Oceanic "dead zones" where marine life cannot survive have been steadily increasing over the past five decades and now encompass 400 coastal areas of the world, a US-Swedish study said Friday.
The number of these areas, in which aquatic ecosystems disappear due to lack of oxygen in the water, have "approximately doubled each decade since the 1960s," said the study in the journal Science.
Dead zones now comprise around 245,000 square kilometers (95,000 square miles), according to researchers Robert Diaz of the Marine Sciences Institute at the College of William and Mary in Virginia, and Rutger Rosenberg, a marine scientist at Gothenburg University in Sweden.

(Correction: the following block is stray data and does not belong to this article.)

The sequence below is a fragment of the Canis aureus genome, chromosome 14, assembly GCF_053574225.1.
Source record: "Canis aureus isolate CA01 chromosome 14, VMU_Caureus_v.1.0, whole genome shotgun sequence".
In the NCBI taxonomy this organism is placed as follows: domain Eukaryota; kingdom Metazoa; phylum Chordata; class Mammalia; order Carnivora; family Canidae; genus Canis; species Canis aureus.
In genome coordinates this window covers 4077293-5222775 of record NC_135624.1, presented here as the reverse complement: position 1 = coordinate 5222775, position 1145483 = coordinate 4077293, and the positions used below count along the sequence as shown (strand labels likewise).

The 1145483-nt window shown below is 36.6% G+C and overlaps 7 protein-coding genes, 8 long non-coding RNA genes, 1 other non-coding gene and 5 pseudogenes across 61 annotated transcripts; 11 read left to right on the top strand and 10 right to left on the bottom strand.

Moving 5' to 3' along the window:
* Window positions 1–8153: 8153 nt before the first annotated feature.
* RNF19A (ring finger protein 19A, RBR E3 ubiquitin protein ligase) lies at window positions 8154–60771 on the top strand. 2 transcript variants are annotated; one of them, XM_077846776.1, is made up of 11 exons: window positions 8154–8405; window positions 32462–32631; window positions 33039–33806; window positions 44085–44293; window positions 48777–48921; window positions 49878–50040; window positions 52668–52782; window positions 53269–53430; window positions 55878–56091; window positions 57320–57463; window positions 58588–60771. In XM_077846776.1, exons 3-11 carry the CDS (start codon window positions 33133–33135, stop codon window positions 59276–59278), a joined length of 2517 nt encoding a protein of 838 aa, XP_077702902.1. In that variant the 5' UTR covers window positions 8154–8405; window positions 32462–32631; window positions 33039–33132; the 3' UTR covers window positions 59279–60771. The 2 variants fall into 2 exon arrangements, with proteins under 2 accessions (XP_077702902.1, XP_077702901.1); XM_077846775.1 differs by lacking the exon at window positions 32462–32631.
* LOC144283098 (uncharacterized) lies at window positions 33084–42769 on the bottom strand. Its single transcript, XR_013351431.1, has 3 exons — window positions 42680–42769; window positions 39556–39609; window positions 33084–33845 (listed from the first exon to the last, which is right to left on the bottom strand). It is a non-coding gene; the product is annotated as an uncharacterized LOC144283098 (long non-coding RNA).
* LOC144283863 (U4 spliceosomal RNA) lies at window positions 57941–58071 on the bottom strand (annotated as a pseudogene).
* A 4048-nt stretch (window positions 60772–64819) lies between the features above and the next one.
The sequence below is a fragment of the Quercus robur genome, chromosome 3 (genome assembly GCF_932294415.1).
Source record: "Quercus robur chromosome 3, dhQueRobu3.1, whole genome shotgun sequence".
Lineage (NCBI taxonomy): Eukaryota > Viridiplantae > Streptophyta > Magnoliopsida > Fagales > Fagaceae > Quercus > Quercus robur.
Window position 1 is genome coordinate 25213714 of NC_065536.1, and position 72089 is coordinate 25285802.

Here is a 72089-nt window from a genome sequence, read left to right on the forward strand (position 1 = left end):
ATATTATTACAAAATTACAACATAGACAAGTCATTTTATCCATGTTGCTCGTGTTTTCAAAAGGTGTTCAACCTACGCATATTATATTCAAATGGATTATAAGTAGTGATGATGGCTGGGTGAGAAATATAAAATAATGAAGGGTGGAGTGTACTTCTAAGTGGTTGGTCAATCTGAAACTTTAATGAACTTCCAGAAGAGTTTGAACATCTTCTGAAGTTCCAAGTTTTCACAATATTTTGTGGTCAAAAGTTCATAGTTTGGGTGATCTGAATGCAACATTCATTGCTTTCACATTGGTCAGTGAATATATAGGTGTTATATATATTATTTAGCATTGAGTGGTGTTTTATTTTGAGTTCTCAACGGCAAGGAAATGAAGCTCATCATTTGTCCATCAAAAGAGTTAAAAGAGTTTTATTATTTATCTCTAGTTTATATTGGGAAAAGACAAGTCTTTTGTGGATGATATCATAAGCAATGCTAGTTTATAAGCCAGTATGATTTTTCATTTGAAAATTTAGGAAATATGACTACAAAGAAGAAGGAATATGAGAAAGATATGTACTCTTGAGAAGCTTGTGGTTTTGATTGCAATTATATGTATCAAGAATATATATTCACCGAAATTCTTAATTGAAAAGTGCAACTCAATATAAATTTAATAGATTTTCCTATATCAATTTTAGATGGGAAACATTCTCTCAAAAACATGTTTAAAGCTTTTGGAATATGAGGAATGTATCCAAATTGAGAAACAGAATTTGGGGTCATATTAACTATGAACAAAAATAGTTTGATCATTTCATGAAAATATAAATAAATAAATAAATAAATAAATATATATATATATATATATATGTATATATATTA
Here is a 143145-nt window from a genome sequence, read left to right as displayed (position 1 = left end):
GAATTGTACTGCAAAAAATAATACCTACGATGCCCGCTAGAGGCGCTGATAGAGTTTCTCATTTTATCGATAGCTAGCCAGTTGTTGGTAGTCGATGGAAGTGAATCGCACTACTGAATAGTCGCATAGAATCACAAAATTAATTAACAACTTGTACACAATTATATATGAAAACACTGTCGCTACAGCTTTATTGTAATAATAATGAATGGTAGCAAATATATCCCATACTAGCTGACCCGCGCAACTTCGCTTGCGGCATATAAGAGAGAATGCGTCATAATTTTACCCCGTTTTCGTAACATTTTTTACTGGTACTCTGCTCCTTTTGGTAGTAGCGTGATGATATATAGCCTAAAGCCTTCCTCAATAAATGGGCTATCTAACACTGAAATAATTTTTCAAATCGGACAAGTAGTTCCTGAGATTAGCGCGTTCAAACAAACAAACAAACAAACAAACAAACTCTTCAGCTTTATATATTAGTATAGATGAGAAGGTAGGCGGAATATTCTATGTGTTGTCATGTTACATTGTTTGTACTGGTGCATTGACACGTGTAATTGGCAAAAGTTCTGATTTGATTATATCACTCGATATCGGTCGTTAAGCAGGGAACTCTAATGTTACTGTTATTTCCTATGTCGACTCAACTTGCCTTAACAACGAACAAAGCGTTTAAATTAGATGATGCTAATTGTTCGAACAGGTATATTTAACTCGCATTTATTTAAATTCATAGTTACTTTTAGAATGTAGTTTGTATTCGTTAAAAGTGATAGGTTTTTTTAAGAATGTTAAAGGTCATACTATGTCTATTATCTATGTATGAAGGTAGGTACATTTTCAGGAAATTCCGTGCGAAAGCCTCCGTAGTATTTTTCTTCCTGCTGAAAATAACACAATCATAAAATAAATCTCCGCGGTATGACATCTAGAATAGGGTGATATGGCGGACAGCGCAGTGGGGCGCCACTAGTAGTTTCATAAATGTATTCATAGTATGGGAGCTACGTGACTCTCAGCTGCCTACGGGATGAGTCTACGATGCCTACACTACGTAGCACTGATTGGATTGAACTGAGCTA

"The formation of dead zones has been exacerbated by the increase in (pollution) ... fueled by riverine runoff of fertilizers and the burning of fossil fuels," the study said.
The phenomenon, called eutrophication, is caused by industrial pollution as well as runoff of water containing phosphates and nitrates into the oceans.
Oceans react to the boost in pollution by growing more algae and vegetation in coastal areas.
When the algae dies and sinks to the bottom, it decreases the amount of oxygen available in the bottom waters, a process called hypoxia, eventually wiping out fish and crustaceans that live there, as well as the foods they eat.
Dead zones tend to creep up in calm waters that see lower water exchange, but have more recently been affecting major fishery areas in the Baltic, Kattegat, and Black Seas as well as the Gulf of Mexico and East China Sea, the study said.
The researchers said the expansion of dead zones in these areas threatens commercial fishing and shrimping near the coastlines.